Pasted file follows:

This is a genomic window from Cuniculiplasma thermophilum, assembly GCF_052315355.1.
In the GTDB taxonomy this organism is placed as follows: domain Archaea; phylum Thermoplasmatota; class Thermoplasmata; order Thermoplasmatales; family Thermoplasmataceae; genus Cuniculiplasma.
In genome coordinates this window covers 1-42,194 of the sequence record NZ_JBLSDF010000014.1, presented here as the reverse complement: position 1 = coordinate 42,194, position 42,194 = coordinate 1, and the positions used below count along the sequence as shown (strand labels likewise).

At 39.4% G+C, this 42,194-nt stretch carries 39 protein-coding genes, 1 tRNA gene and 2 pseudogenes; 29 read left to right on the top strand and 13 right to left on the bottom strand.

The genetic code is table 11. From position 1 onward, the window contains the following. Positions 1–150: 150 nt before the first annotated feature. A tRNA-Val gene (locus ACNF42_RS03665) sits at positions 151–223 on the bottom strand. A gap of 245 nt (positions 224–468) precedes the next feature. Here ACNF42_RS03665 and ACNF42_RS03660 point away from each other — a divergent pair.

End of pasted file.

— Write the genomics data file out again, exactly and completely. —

This is a genomic window from Cuniculiplasma thermophilum, assembly GCF_052315355.1.
In the GTDB taxonomy this organism is placed as follows: domain Archaea; phylum Thermoplasmatota; class Thermoplasmata; order Thermoplasmatales; family Thermoplasmataceae; genus Cuniculiplasma.
In genome coordinates this window covers 1-42,194 of the sequence record NZ_JBLSDF010000014.1, presented here as the reverse complement: position 1 = coordinate 42,194, position 42,194 = coordinate 1, and the positions used below count along the sequence as shown (strand labels likewise).

At 39.4% G+C, this 42,194-nt stretch carries 39 protein-coding genes, 1 tRNA gene and 2 pseudogenes; 29 read left to right on the top strand and 13 right to left on the bottom strand.

The genetic code is table 11. From position 1 onward, the window contains the following. Positions 1–150: 150 nt before the first annotated feature. A tRNA-Val gene (locus ACNF42_RS03665) sits at positions 151–223 on the bottom strand. A gap of 245 nt (positions 224–468) precedes the next feature. Here ACNF42_RS03665 and ACNF42_RS03660 point away from each other — a divergent pair.